Talent management in China

Dan Zhu, Shanghai Chapter board member and Chair of Shanghai’s HR Working Group, and Jan Anne Schelling, HR Vice President at DSM, look at talent management trends in China.humanity-254788(1)

The role of human resources (HR) professionals has transformed from that of mere back-office administrators to become something more akin to an organisational capability architect. This is partly due to the emergence of the SoLoMo[1] model of doing business, increased expectations of the HR function from business leaders and the increasing trend of HR outsourcing. Human resources now drive the building of organisational competencies and in this way co-own and co-direct a company’s strategy development and implementation.

These days many organisations complain of a talent shortage and a lack of know-how. At the Chamber’s ninth annual HR Conference, talent management was a hot topic with discussion focussed mainly around the following three questions:

What is talent management? 

Talent management involves the creation of a talent pool from the existing workforce and employing systematic succession planning by applying a standardised assessment of identified high achievers. Such assessments often involve a Development Centre to verify these high achievers’ current level of capability, their future potential, leadership style and their problem-solving skills. Upon completion of the appraisal, HR and line managers will work with the assessed individuals to devise a personal development plan (PDP).

Talent management should go hand in hand with your business strategy, with the aim of defining and building your organisation’s DNA through the development of people. With the application of Development Centres and PDPs, organisations often engage a third-party vendor to work alongside HR and line managers to contribute to the process. Since most line managers are not experts in this area training in talent management know-how is in constant demand. Such training can include how to observe Development Centre activities, how to conduct PDP discussions and how to conduct talent reviews.

What is going on in the talent acquisition market?

With the evolving growth model of China’s markets there is an increased demand for talent with increased capabilities and skills; the market is in need of individuals who can drive performance efficiency while maintaining a strategic view. Employers are also seeking not just to secure talent for immediate vacancies, but to assess their potential for growing into positions that are one or two levels above their entry role.

This represents a significant shift from the previous practice of merely filling immediate vacancies, and entails much more detailed planning and long term forecasting from HR and hiring managers. Hiring decisions also need to incorporate many other factors, and often it will involve strategic workforce planning, which would previously have been carried out at headquarters rather than in China.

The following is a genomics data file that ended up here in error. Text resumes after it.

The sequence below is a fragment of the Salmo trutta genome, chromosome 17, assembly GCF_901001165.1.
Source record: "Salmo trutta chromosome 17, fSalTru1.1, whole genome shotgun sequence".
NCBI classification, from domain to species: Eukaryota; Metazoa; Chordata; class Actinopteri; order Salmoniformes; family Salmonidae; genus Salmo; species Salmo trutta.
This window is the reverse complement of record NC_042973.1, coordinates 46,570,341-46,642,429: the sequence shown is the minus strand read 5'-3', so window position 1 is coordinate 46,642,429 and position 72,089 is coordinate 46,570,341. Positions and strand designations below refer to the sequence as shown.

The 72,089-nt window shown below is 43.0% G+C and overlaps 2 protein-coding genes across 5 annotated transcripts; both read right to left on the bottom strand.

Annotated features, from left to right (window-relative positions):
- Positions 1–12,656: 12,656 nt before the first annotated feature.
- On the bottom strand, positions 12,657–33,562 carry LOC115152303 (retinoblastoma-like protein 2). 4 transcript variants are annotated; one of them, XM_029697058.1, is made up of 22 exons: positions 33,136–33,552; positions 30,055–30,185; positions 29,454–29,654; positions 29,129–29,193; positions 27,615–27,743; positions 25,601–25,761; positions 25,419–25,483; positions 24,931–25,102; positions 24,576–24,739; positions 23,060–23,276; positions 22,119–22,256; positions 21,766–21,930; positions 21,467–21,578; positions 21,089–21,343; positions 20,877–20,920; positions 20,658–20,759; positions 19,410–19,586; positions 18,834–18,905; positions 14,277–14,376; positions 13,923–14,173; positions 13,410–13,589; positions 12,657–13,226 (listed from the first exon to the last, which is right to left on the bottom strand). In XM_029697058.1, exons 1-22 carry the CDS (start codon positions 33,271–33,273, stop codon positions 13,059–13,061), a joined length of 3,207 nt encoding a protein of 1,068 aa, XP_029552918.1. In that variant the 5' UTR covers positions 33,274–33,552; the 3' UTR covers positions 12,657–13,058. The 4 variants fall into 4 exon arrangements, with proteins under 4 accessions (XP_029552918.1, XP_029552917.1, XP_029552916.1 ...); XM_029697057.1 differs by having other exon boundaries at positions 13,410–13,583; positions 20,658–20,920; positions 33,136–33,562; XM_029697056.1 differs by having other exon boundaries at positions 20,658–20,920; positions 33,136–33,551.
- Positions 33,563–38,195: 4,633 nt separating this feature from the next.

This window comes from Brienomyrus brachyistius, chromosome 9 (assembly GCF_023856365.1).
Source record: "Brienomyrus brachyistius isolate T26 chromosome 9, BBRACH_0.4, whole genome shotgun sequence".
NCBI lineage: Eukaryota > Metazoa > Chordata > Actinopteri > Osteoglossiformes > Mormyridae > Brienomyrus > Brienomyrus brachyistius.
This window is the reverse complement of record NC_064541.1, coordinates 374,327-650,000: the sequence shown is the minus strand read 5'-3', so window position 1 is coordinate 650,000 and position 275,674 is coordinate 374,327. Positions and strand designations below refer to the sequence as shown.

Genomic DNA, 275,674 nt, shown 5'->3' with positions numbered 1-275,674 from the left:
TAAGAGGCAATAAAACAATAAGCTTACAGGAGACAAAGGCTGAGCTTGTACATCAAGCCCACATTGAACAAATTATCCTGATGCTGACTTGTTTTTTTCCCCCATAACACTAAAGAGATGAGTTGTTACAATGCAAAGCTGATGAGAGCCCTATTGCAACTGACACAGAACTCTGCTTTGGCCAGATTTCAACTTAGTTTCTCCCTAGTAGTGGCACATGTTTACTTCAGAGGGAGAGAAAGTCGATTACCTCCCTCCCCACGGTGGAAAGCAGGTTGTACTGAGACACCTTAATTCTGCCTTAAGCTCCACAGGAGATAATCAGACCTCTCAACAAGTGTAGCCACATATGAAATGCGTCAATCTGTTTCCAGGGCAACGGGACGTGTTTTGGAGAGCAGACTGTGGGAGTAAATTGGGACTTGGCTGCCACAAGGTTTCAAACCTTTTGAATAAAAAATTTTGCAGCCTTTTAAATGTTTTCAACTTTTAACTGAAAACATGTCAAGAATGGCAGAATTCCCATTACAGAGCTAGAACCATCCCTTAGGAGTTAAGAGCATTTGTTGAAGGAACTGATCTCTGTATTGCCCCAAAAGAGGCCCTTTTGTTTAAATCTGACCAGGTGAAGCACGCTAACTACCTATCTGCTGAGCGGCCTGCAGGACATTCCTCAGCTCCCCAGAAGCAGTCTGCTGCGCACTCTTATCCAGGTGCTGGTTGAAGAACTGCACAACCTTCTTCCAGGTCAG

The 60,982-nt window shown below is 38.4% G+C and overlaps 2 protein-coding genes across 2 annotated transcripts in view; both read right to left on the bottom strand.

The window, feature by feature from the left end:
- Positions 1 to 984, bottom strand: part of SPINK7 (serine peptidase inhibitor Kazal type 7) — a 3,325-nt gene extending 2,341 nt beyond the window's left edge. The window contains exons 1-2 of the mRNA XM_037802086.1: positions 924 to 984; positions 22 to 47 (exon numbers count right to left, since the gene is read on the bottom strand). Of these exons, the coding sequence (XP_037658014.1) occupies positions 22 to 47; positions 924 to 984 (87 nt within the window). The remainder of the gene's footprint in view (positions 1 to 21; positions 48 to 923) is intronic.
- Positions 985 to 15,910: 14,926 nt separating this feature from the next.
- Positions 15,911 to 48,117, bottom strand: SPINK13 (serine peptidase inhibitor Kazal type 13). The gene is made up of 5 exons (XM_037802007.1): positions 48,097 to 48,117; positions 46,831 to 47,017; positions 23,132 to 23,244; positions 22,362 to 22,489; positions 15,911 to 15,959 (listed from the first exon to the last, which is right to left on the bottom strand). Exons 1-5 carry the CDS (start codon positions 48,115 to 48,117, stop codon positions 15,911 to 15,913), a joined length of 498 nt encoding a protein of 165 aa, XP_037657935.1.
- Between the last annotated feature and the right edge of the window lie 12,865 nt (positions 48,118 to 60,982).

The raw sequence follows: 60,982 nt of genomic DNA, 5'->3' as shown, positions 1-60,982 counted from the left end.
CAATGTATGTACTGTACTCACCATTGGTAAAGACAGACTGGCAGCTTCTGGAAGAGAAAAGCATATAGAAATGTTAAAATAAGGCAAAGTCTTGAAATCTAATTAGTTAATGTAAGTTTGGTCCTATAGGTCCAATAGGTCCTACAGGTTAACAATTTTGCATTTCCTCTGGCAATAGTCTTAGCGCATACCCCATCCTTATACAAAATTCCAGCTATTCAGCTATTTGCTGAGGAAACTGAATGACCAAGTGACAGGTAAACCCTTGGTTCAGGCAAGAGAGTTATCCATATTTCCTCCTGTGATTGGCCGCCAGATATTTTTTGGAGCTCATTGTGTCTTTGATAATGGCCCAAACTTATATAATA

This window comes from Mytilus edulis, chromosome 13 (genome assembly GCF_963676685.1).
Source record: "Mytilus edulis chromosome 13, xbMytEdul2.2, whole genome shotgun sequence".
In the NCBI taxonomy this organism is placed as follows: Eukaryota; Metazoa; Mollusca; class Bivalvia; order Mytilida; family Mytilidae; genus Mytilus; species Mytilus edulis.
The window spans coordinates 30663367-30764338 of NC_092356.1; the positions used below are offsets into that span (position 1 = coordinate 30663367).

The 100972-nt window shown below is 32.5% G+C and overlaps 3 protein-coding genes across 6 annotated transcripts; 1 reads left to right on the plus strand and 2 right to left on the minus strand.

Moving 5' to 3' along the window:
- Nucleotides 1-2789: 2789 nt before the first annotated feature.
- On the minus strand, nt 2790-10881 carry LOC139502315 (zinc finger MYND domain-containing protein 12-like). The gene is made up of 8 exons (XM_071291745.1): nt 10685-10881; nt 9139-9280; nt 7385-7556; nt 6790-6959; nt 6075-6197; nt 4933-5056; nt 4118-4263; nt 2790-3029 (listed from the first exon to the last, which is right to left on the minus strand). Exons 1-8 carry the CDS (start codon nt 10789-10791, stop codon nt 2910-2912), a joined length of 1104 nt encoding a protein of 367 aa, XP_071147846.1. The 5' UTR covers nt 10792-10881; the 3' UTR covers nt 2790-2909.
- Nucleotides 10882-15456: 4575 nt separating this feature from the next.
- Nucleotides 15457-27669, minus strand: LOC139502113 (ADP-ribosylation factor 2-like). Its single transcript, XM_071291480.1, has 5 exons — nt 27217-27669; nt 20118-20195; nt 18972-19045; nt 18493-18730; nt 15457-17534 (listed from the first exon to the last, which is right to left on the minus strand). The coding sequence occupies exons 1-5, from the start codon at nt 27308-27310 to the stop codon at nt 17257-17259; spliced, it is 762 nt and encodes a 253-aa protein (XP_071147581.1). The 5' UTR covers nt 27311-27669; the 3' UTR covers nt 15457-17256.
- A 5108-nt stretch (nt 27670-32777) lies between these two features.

Due to the influence of social media, employer branding is increasingly built on word of mouth within trusted social circles. Human resources and hiring managers have had to become immediate company ambassadors, demonstrating the employer’s values through their own conduct. Should the desired talent fail to be impressed by the approach of the interviewer(s) they may simply walk away. In this respect, it is the talent that is winning the war of talent acquisition.

What does leadership development mean for HR and line managers?

Leadership development encompasses a lot more than just classroom training in knowledge and skills. Around 70 per cent is devoted to flexible, stretched assignments on top of individual job requirements, turnarounds and new initiatives, 20 per cent on coaching and mentoring with just 10 per cent taking place in the classroom. It is important that HR communicates this process clearly to line managers and employees. Clearly articulating an organisation’s talent management strategy and practice is vital; it is a process that will involve the consolidation of global, regional and local needs and demands, best practices and country-specific priorities.

If third-party vendors are to be employed their selection is also critical, as Development Centre participants and senior management can be very demanding in questioning their validity and reliability. The design and follow-up of a certain talent’s development plan should also be openly communicated. Another challenge is to cooperate with line managers to carefully understand the critical issues involved in understanding an individual’s career path development. Readiness, options, motivation, mobility and personal issues all need to be taken into consideration.

For line managers it is important that they understand how to be true people managers. Only by knowing how to motivate, engage and retain team members can they develop themselves while developing others. They should understand that a core part of their job as a manager is not executing tasks but rather coaching people to help them find their own path, their personal growth potential and their own solutions.

[1] social-local-mobile: the convergence of social, local and mobile media, with particular emphasis on smartphones and tablets, where information is pulled by a user based on their location and activity on social media.